•    The Daedalus Project ($10,320) There is a large dichotomy between the interests of students and what they end up studying. More than 70 percent of college graduates work in fields unrelated to their majors. Through a network of hands-on, project-based seminars, led by upperclassmen in the various undergraduate engineering disciplines, the Daedalus Project helps new, undecided engineering students discover their passions.

•    Cavalier Outdoor Adventure Retreats ($11,592) Cavalier Outdoor Adventure Retreat is a three-day outdoor orientation program piloted during the summer of 2015 as part of summer orientation for incoming students. Throughout July, leaders took groups of 10 first-years to Shenandoah National Park, where they participated in hiking excursions and team-building activities. The program proved to be a huge success, and with Jefferson Trust funding, the number of trips will double this summer.

•    The Automata Ambassador Program ($45,000) The Center for Automata Processing is a new UVA initiative to research innovative “big data” solutions through the new Automata Processor. Researchers have seen marked improvement in big data processing using automata processing technology. The center is now at the stage of building industry and government partnerships to explore automata processing applications. Through a pilot program, “Automata Ambassadors” can collaborate across disciplines to identify and solve big data issues faced by UVA research groups. The end-to-end problem-solving process will provide invaluable experience for UVA student ambassadors.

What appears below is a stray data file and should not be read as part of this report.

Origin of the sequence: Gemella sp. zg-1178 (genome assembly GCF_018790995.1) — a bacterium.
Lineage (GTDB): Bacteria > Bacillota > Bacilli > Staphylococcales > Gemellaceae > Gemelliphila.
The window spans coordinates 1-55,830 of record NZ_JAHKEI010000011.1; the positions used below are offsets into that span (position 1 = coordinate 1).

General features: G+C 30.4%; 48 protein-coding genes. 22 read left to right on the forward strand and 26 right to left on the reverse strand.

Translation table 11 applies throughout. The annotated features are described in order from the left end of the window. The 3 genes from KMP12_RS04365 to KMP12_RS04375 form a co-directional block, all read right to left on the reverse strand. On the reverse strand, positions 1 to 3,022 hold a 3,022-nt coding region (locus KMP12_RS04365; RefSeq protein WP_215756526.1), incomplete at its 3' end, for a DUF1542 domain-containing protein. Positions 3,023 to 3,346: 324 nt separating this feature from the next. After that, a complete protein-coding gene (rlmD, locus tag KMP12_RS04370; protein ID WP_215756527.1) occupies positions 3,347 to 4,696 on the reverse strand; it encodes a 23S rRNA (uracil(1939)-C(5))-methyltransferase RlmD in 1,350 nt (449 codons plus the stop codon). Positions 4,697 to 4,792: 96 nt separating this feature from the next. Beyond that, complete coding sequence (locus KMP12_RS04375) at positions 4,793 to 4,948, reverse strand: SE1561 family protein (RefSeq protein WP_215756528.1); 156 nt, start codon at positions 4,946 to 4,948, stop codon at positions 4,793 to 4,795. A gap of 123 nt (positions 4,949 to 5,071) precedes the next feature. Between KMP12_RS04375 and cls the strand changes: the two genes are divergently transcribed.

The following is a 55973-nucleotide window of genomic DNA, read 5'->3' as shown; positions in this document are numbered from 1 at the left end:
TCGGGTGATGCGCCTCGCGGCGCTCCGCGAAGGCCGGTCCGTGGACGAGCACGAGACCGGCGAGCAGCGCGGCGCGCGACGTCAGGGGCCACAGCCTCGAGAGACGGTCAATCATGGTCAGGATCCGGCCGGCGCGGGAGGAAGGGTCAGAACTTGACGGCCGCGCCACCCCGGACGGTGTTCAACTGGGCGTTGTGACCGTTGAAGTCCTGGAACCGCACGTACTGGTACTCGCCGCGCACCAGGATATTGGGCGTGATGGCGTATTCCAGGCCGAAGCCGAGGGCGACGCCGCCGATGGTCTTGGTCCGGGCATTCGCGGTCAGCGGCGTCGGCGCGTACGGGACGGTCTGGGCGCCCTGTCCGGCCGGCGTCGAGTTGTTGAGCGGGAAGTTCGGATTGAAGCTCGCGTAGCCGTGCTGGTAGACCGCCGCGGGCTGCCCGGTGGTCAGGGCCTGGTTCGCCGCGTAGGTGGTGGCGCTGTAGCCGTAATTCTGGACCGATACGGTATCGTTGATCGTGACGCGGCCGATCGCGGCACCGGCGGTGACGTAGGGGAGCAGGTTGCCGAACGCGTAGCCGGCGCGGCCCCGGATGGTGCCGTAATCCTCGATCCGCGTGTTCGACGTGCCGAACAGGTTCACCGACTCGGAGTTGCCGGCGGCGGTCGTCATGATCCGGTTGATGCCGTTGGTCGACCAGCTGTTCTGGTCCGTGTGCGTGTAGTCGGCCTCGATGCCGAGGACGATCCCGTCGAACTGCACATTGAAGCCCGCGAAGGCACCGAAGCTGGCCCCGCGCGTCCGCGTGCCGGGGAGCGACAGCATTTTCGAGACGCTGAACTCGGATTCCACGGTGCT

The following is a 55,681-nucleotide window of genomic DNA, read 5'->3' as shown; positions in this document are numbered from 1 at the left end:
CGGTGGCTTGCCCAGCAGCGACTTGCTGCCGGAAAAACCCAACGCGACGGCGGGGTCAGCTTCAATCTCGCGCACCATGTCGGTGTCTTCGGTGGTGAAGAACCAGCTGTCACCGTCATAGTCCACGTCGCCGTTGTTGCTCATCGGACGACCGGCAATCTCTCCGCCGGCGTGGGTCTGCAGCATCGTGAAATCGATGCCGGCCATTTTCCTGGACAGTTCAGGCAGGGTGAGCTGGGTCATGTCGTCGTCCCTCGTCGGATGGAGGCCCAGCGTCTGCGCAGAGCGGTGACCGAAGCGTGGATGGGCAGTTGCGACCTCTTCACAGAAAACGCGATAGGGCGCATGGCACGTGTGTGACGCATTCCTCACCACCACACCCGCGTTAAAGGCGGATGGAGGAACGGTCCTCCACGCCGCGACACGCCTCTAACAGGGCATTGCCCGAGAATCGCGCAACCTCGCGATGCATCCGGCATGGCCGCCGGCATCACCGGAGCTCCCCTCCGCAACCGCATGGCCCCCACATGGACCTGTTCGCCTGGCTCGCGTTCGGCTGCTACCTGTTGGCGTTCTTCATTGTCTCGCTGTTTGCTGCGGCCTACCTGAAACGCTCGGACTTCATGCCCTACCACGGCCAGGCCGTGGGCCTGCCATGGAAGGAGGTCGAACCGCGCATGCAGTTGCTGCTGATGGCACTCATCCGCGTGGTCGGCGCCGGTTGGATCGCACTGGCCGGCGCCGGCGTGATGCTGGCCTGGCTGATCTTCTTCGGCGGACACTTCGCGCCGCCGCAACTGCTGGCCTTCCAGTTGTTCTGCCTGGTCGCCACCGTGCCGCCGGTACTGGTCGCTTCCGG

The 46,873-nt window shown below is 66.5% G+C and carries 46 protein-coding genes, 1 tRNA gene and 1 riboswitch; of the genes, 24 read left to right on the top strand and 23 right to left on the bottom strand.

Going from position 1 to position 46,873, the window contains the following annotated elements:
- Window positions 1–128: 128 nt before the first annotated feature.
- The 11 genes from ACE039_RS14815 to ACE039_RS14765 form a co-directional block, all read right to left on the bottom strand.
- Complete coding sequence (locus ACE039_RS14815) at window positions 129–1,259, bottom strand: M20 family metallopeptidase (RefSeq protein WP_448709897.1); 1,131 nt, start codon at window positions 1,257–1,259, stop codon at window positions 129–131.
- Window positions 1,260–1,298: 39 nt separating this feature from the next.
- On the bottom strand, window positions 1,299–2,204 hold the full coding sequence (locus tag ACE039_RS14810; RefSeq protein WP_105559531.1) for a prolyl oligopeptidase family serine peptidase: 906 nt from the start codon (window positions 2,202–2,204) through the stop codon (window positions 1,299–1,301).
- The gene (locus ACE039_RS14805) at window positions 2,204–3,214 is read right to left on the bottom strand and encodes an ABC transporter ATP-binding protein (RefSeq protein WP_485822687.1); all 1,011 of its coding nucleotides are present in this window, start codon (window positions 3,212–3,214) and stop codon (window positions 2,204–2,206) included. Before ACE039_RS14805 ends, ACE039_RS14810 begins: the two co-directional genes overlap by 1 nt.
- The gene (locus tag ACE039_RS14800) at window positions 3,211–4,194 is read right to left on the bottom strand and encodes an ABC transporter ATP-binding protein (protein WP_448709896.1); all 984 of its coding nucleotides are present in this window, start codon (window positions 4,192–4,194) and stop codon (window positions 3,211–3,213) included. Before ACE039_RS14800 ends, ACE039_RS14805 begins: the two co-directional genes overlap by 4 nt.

•    “Songs of Virginia” Songbook ($25,000) The University Singers and the McIntire Department of Music’s choral program (with Professor Michael Slon serving as project editor) will research, produce, and publish a commemorative edition of the University of Virginia’s songs, in the form of a hardbound book. 

•    Construction of Tissues in Vitro ($92,138) A shortage of donor organs for transplantation has led the field of regenerative medicine to explore the possibility of producing organs in vitro from embryonic stem cells. A few labs have shown that they can sometimes produce parts of organs or miniature organs by soaking stem cells in various culture media. This project uses a different approach, based on past results and expertise, allowing researchers to take control of embryonic stem cells and imposing them with a precise set of information. The goal of this project is to define optimal conditions to induce mouse embryonic stem cells to start differentiating and organizing themselves into full tissues, in a reproducible manner. 

•    Founders- and Funders-in-Residence ($24,000) The Founders- and Funders-in-Residence programs will expand upon the new and ongoing connections that can be made between students and professionals in the venture community. The professionals will be invited to Grounds and become engaged in a variety of opportunities, including special programming (speaking engagements, dinner events, mentoring, competitions), courses (guest faculty, project partners), and research (practice-oriented research and case writing).